I'm sure there's quite a story there.
Or, given the specificity and regularity of these downvotes (near-simultaneous, exactly the same in number, and all targeting exclusively my posts that contradict yours), the only rational conclusion is that you abused multiple accounts to downvote my posts, presumably to compensate for your arguments' inability to hold water.
Failing to hold a particular position on a given issue does not imply one takes the opposite stance on said issue. Atheism, the term literally meaning "lack of Theism", is a failure to take a position on the existence of God. Disbelief in God's existence (a definite claim that shares the burden of proof) is properly called "Antitheism", being the direct opposite to Theism.
This is something of a long-winded manner of describing a simple set of two dichotomies: regarding a given issue, one either takes a position on that issue, or doesn't. In the former case (this dichotomy is a subset of that option), one either takes a positive stance on the issue in question, or takes a negative stance. But a prerequisite to the latter dichotomy is that one takes a position on a given issue to begin with, which Atheism explicitly denies.
"You simply need to make logical assessments and claims that make sense."
Do you have any specific examples, or are you going to follow along the lines of Dermot-style argumentation, and simply claim my fallaciousness with no basis?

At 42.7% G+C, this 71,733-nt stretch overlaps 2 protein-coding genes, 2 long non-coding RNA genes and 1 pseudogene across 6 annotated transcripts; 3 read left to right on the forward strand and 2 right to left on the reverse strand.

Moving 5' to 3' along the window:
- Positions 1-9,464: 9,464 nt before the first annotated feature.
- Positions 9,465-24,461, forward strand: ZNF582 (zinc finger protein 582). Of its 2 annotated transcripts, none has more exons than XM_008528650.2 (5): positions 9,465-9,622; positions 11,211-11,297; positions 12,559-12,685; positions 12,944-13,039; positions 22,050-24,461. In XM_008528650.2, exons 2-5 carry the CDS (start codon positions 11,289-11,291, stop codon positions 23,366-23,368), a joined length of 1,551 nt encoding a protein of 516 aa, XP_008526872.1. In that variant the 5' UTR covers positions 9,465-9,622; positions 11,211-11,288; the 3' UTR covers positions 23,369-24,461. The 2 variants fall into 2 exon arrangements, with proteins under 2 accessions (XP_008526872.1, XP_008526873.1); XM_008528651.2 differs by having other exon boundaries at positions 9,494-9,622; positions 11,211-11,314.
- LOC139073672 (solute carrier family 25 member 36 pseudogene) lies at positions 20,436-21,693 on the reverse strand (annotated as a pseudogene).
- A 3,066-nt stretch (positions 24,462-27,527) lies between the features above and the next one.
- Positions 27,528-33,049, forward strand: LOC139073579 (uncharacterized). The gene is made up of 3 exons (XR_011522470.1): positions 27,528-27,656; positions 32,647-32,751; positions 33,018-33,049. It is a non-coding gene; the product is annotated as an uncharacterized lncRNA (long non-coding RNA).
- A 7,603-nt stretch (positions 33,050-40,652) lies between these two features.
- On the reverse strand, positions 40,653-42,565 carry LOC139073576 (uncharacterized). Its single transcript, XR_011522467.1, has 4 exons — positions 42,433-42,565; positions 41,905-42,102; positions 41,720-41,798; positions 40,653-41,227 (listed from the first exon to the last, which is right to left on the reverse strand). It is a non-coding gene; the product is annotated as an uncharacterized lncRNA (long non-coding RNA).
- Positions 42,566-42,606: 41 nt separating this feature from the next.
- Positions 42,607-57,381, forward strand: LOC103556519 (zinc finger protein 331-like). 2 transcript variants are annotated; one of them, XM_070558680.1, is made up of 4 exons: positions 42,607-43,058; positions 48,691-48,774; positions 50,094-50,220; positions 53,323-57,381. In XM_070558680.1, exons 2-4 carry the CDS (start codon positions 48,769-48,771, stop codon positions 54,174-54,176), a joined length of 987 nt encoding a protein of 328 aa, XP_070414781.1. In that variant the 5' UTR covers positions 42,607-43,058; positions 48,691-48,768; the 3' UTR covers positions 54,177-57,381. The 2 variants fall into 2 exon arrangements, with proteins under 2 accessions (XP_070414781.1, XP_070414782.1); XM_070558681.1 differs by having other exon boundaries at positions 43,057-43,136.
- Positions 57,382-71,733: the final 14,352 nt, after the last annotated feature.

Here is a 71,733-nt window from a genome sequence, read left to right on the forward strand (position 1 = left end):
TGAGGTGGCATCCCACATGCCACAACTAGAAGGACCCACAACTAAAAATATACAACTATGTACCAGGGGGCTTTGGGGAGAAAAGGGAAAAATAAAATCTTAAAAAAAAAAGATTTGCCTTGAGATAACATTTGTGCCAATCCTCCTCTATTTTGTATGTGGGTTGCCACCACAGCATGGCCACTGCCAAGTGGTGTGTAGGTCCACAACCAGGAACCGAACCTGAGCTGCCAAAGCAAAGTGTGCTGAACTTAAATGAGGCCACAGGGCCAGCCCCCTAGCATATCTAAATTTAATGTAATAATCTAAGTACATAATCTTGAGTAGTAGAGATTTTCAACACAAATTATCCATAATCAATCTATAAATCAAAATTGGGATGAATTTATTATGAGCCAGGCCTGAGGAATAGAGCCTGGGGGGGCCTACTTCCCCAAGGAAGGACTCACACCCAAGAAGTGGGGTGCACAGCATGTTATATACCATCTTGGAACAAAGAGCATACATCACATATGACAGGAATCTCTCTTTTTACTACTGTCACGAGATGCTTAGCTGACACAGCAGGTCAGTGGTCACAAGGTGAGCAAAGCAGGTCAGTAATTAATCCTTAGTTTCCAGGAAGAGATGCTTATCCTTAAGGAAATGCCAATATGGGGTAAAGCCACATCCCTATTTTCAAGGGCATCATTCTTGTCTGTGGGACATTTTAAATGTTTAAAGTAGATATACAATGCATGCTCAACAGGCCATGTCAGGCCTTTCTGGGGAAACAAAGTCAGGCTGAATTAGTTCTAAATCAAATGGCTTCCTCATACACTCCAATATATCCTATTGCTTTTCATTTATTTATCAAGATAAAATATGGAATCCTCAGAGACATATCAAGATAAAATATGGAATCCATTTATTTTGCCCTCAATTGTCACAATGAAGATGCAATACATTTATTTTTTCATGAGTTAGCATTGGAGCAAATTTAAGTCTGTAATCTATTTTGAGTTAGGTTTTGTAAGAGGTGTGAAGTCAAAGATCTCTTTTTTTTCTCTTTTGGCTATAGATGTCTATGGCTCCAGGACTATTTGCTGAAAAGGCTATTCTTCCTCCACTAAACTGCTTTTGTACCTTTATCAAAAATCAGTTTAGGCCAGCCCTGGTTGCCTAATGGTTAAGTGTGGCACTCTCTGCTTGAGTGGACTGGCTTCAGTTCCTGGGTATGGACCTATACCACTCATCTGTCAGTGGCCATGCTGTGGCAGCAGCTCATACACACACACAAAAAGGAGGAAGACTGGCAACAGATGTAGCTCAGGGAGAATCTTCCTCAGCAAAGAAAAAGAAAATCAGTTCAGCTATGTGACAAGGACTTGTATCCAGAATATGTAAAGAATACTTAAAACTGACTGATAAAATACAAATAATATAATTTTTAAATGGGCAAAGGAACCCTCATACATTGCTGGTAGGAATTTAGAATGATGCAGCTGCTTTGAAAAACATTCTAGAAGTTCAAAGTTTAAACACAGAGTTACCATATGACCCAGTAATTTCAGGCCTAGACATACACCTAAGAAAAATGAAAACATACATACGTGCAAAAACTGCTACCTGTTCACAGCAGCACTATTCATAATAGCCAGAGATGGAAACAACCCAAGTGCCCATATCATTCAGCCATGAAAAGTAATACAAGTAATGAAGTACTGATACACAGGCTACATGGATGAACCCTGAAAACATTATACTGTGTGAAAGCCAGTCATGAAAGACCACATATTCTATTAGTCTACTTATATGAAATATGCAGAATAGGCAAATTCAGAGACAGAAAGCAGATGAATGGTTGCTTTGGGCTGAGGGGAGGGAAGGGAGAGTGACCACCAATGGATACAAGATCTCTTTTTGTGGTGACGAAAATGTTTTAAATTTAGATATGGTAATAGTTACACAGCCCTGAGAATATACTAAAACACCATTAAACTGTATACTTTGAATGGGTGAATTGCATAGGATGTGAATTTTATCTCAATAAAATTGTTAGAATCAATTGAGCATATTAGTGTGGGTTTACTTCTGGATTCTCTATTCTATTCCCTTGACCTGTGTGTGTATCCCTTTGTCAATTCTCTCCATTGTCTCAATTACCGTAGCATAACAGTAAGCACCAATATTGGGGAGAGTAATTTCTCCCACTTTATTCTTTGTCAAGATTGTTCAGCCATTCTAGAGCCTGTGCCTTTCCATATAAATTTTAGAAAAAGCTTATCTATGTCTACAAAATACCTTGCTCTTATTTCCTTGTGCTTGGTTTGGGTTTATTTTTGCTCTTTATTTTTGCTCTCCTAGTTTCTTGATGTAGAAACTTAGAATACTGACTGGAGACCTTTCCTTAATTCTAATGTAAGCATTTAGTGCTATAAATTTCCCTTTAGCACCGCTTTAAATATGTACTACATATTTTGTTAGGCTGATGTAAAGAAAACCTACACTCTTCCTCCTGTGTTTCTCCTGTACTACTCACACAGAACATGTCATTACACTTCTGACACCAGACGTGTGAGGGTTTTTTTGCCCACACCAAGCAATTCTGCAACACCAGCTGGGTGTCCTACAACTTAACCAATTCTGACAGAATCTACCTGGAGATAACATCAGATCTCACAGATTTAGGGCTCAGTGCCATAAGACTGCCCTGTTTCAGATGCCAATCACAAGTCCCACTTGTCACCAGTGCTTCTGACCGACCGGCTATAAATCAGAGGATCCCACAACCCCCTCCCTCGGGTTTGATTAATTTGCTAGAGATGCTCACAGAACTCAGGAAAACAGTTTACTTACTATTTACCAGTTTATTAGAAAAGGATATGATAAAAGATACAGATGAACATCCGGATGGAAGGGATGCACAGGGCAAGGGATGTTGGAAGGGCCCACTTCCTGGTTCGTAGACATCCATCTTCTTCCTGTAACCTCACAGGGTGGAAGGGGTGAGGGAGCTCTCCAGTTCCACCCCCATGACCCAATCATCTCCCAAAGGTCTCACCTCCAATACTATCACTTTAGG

""An omnipotent god must choose a 'moral path' according to me" is as bad of an argument as is possible"
Fortunately, I've not made that argument, as I've explicitly and repeatedly stated.
"Everytime someone demonstrates that you are a pseudo-intellectual, you ban"
If that we're the case, everyone taking the "I disagree" position in this debate would be banned. As you are the only person banned from this discussion, it follows that your statement is wholly false, like your other statements, but this one is by far the most blatantly inconsistent with reality, and as such is worth responding to.
Perhaps I should have been more clear; the initial assumptions and context of the terms used (specifically "Morality" and "God") were derived from Monotheistic theology. Of course, without a "holy book" to go by, the concept of "God" becomes far less concrete, and therefore more inclusive of characteristics like the absence of omniscience or omnipotence.
"I notice that, not only are you capitalising random words"
I'm not sure that proper nouns and indications of Monotheism over Polytheism (as is the case with "Deity") constitute "random words".
"after it was explained to you very precisely,"
That you say that both as if it's true and that it wasn't you engaging in said "explanation" is, I must admit, quite amusing.
"unaware that part of having debates is acknowledging when your argument is wrong."
I'd be happy to do so, if you could prove it in a rational, rather than baseless, manner.
"A man who cannot admit error is a man who cannot learn."
I'm sure you know all about that.
"This probably explains why all your posts are thin on reason"
Other than the fact that my accusations are pointed, you have yet to make any specific accusation against my reasoning, and the majority of my original post consisted of categorical extrapolations?
"You can find synonyms easily through Google."
Or through reading for years, as I have. Call me an elitist, but I'm of the opinion that eloquence derived solely from third-party resources is meaningless.
"Reason however is a bit more difficult to come by. You can't fake that."
That certainly doesn't stop you from attempting to do so, does it?
I must say, I find it quite amusing that all of my rebuttals to your statements in this debate magically received exactly five downvotes. That you're abusing this platform's features to decrease the apparent intellectual value of your opponent's position belies the invalidity of yours.